Chris Paul

Chris Paul Set To Return On Thursday

The Rockets are officially listing Chris Paul as questionable for Thursday’s game in Phoenix, but it sounds like the team expects its veteran point guard to suit up. Head coach Mike D’Antoni said today that he plans on having Paul in the starting lineup tomorrow and will likely have him play about 20 minutes, per Jonathan Feigen of The Houston Chronicle.

“He’s ready to go,” D’Antoni said. “I think he’s playing tomorrow. We’ll see. It’s good. Now, what we have done up to now doesn’t count. We have a new team tomorrow. When you put that big of a rock into a pond, there’s big waves. We have to figure out, one, give him a chance to get into game shape, and two, everybody’s rotation is a little bit different.”

Paul’s stint in Houston has gotten off to an anticlimactic start, with the former Clipper appearing in just one regular season game for his new club before being sidelined due to a knee injury. Recognizing that their roster is strong enough that there was no need to force Paul into action in October and November games, the Rockets opted to hold him out until he got 100% healthy.

The Rockets have an 11-4 record so far this season, with Harden playing a point guard role similar to the one he played last year. 2017’s MVP runner-up is leading the NBA with 10.3 assists per game this season, but Harden should still benefit from having CP3 back. Games like Tuesday’s loss to the Raptors, in which Harden went 8-for-25 from the field, turned the ball over nine times, and ran into foul trouble, show that Paul’s ability to share ball-handling duties figures to come in handy for Houston.

In addition to helping the Rockets win games, Paul will also be looking to improve his stock as he nears free agency. He’ll be 33 years old when he reaches the open market in 2018, and no longer seems like a lock for a long-term, maximum-salary contract.

Western Rumors: Paul, Ball, Nurkic, Noel

Chris Paul is ramping up his workouts and could return to action on Thursday, Jonathan Feigen of the Houston Chronicle reports. The longtime All-Star point guard has been out since suffering a bruised left knee in the Rockets’ opener. “We’ll see how he feels Tuesday and Wednesday,” coach Mike D’Antoni told Feigen. “That [playing Thursday] is what we’re shooting for.”

In other developments around the Western Conference:

  • Lakers rookie point guard Lonzo Ball is shooting 31.4% but team president Magic Johnson said during a radio interview the coaching staff won’t alter his shooting stroke. Johnson made the comment during an interview on ESPN’s Mike and Mike show, which was relayed by USAToday’s Andrew Joseph. “Let him shoot the way he’s been shooting and hopefully they’ll go in. And so, we’re not gonna mess with it,” Johnson said. “We’re gonna let him shoot and play his game. If after the season, and he’s not shooting well, then we’ll sit down with him and say, ‘Hey, let’s maybe look at different way or let’s try to improve the way you are shooting.'”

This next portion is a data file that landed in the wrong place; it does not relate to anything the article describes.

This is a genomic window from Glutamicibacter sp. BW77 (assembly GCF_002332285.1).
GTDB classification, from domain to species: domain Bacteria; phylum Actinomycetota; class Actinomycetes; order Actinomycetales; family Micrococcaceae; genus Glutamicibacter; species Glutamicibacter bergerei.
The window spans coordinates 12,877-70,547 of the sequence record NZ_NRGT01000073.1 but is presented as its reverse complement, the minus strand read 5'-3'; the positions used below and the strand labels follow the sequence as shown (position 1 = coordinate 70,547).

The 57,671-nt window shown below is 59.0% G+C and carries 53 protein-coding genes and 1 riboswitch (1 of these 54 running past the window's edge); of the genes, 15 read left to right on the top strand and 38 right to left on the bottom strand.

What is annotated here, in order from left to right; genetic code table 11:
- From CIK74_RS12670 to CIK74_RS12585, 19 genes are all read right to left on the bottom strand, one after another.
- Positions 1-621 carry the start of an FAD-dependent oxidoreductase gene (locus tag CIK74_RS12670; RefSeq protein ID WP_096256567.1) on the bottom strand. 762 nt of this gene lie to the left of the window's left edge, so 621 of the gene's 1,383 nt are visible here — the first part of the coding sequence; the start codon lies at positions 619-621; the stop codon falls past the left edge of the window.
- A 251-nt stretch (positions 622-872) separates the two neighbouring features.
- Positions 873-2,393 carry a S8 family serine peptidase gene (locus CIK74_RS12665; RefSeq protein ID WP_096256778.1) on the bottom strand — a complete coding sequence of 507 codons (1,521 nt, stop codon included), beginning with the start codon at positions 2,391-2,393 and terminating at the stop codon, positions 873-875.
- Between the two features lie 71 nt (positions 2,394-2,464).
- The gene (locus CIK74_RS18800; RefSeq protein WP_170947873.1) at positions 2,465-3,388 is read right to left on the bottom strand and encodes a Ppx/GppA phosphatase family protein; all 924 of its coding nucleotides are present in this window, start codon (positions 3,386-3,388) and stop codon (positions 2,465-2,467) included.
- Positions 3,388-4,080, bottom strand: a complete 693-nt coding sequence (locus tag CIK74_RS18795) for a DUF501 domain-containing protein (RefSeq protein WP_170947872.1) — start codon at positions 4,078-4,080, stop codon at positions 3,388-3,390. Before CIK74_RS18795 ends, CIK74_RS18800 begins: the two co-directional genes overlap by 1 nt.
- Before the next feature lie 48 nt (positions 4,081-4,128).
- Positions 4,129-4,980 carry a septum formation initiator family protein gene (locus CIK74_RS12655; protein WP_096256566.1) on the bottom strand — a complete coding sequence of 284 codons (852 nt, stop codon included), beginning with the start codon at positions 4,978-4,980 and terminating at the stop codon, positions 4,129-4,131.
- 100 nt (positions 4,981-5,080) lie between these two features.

• Jusuf Nurkic isn’t brooding over his lack of crunch-time minutes in recent games, Mike Richman of The Oregonian reports. Coach Terry Stotts has gone with the backup Ed Davis in the fourth quarter the last two games but the starting Trail Blazers center says he’s not upset. “No drama, man,”  Nurkic told Richman. “It’s all about the [next] game.”
  • Nerlens Noel‘s lack of playing time doesn’t mean there’s a rift between him and Mavericks coach Rick Carlisle, according to Eddie Sefko of the Dallas Morning News. Noel has played just eight minutes over the last three games but he can work his way back in the rotation by playing hard-nosed basketball, Sefko continues. Noel will get a chance to rejoin the rotation in the near future, Sefko predicts.
  • Timberwolves guard Jimmy Butler scored 25 points against the Suns on Saturday, and he vows to remain a bigger part of the offense, Jerry Zgoda of the Minneapolis Star Tribune writes. Butler had scored 16 points or less in seven of his 10 previous games with his new team.  “I do think I have to start scoring the ball a lot more,” Butler told Zgoda. “I think I’ve come too far to be as passive as I am right now. I’m always going to pass the ball to the open man, but if I feel like I can get my shots off and think I can make it, I’m going to take each and every one of those.”

Pacific Notes: Clippers, Deng, Looney, Kings

Chris Paul and Blake Griffin were the Clippers‘ leaders for years, but the two stars weren’t always on the same page, and Austin Rivers acknowledges that the dynamic between the two players was “weird,” as Lee Jenkins of relays.

“I don’t know why. It was just strange,” Rivers said. “No one knew who the leader was, and if you had something to say, it would turn into an argument. I think people were sometimes scared to say something to Blake, because you didn’t know how he’d react. [Now] he’s a whole different person, more approachable, and I think it’s because we’ve embraced him. We know who our leader is. We’re all-in with Blake Griffin.”

Here’s more from around the Pacific division:

  • While the Lakers and Luol Deng are both open to getting a trade or buyout done, actually completing a deal will be difficult, according to Bill Oram of The Orange County Register. The trade market for Deng is “non-existent,” a source tells Oram, and unless the Lakers can convince the veteran forward to give back a significant chunk of money, there’s little incentive for the team to release him.